09 April 2013

Mrs Thatcher - A Point I Haven't Noticed Elsewhere

It was Mike Cliffson (a frequent commenter on this blog)'s mother who told me in 1983 how pleased she was that for the second election in a row there was a clear ideological choice to be made: Thatcher versus Foot; capitalism versus socialism.

It's easy to argue that we should avoid extremes, but in fact, in a parliamentary democracy, the extremes are left to take care of themselves and parties attempt to appeal to the centre.

Appeals to the centre from a defined ideological position, though, whether left or right, are so much more refreshing than people eschewing ideology altogether.  Foot versus Thatcher: you can work out for yourself where you want to be along the (long) line which separates them.  Cameron/Clegg versus Milliband (or Milliband/Clegg): where is the line? Who is drawing it?

Politics actually matters.  And I'd rather people remembered the ideologically opposed days of Thatcher and Foot than pretended that consensus was a goal to be fought for.  I'd rather hear Ken Livingstone explain why he thought Thatcher was wrong, than hear Ed Balls tell us what a towering figure she was.

But I can't help feeling that people in their thirties celebrating her death with parties have lost the plot: not just of politics, but of humanity.


Rubricarius said...

Some of the behaviour is very odd indeed.

Love her or loathe her, she was a giant figure in British, and world, politics in the twentieth century. The transformation - again, what was both good and bad about it - of our society was irreversible after her three terms. Not only did she change the nature of her own party but she changed the opposition too which is quite an achievement.

FWIW, I was not over keen on many of her policies but admire her for the leadership and determination she exhibited. I think if she had gone after the second term it would have been better for her and everyone.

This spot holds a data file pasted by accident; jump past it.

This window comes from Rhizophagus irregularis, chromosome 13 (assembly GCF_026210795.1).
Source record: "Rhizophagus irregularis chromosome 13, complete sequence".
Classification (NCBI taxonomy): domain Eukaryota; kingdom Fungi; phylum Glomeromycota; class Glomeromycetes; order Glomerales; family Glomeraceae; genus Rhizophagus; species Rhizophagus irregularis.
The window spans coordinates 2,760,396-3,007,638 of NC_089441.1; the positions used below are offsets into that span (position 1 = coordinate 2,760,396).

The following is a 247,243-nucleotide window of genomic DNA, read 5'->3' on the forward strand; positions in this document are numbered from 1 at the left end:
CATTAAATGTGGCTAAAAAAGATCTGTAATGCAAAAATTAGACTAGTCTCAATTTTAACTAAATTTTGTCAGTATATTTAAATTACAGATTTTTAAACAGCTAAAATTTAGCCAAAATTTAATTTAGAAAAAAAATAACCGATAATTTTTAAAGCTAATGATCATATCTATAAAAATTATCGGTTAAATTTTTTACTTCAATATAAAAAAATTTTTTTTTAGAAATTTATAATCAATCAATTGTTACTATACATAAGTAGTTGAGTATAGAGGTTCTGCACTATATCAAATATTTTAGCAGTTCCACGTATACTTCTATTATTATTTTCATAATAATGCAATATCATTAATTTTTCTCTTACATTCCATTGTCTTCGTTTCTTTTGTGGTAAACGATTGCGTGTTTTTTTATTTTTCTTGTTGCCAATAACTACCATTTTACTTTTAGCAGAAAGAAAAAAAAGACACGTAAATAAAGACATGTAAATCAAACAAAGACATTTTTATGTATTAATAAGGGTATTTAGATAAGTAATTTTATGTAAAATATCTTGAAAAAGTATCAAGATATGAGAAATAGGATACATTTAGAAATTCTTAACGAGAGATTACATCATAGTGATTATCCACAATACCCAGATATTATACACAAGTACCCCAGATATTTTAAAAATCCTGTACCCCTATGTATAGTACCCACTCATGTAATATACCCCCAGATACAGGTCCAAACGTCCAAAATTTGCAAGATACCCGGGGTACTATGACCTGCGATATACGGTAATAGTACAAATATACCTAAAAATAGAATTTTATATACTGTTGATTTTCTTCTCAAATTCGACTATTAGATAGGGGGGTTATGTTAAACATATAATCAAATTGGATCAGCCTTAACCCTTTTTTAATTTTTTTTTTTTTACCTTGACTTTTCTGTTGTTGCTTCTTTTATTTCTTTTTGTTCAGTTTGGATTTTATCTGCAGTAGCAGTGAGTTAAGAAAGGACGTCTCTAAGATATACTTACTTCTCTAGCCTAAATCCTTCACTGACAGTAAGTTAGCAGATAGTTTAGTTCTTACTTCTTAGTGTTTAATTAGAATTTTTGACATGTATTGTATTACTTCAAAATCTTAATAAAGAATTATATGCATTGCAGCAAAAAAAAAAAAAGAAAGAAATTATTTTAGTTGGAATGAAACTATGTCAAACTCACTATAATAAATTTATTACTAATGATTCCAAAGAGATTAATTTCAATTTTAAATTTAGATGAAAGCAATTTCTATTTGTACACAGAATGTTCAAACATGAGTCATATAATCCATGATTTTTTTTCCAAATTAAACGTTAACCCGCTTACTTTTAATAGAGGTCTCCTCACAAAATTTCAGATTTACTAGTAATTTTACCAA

Anagnostis said...

Agree with Rubricarius, and with your last paragraph. I was (and am reminded by the pictures in today's papers and the archive soundbytes on R4 that I remain) firmly in the "loathe" camp; but I'd accept this is as much visceral and atavistic as rational. She certainly wasn't a political soul mate - but then neither are any of the grave-dancing tendency. I don't have a political "soul" at all, and perhaps that's what made her tribal Toryism so repulsive to me - that, and the perception that moving from a market economy to a market society began with her suburban brand of populist libertarianism.

It's been a depressing week, what with TBW all over the front pages again, and the reappearance of the droopy aluminium crucifix and the polyester mitre.

Ttony said...

Anagnostis: at least the droopy crucifix and the polyester mitre aren't your problem any more. ;-)

If you get a chance can you e-mail me (I've lost your address): I want to post something about the Filioque but I want to make sure I don't traduce the Orthodox.

Mark Lambert said...

In a time when I despair at the bland mediocrity of all our politicians as they bicker over the middle ground, and try desperately to avoid upsetting anyone, I can't help but look back at her strong leadership and direction with some sense of nostalgia.

Independent said...

One wonders where the children who were pictured demonstrating against Mr Thatcher were educated and by whom? Where did they acquire the idea that hatred in politics is legitimate?

Rubricarius said...

Anagnostis, I am being thick: who or what is TBW?

Ttony said...

Rubricarius: That Bloody Woman, one of the soubriquets by which MHT was known during the 80s.

PJ said...

I heard Lord Tebbit speak recently, where he argued that a good leader aims for the common ground not the middle ground and I couldn't agree with him more.